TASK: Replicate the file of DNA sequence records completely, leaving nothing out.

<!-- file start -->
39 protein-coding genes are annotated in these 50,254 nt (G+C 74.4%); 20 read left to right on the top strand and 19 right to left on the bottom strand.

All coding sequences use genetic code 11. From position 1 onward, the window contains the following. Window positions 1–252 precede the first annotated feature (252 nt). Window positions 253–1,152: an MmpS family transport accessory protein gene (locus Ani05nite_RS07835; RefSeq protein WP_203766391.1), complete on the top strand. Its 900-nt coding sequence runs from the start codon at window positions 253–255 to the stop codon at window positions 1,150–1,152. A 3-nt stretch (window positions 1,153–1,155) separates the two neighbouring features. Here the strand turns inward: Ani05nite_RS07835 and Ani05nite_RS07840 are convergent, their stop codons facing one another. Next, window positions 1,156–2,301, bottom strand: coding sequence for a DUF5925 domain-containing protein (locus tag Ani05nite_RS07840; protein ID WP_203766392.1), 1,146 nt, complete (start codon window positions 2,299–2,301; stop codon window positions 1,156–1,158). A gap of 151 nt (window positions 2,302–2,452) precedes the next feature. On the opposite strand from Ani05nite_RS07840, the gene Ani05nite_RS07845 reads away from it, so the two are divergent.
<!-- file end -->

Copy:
39 protein-coding genes are annotated in these 50,254 nt (G+C 74.4%); 20 read left to right on the top strand and 19 right to left on the bottom strand.

All coding sequences use genetic code 11. From position 1 onward, the window contains the following. Window positions 1–252 precede the first annotated feature (252 nt). Window positions 253–1,152: an MmpS family transport accessory protein gene (locus Ani05nite_RS07835; RefSeq protein WP_203766391.1), complete on the top strand. Its 900-nt coding sequence runs from the start codon at window positions 253–255 to the stop codon at window positions 1,150–1,152. A 3-nt stretch (window positions 1,153–1,155) separates the two neighbouring features. Here the strand turns inward: Ani05nite_RS07835 and Ani05nite_RS07840 are convergent, their stop codons facing one another. Next, window positions 1,156–2,301, bottom strand: coding sequence for a DUF5925 domain-containing protein (locus tag Ani05nite_RS07840; protein ID WP_203766392.1), 1,146 nt, complete (start codon window positions 2,299–2,301; stop codon window positions 1,156–1,158). A gap of 151 nt (window positions 2,302–2,452) precedes the next feature. On the opposite strand from Ani05nite_RS07840, the gene Ani05nite_RS07845 reads away from it, so the two are divergent.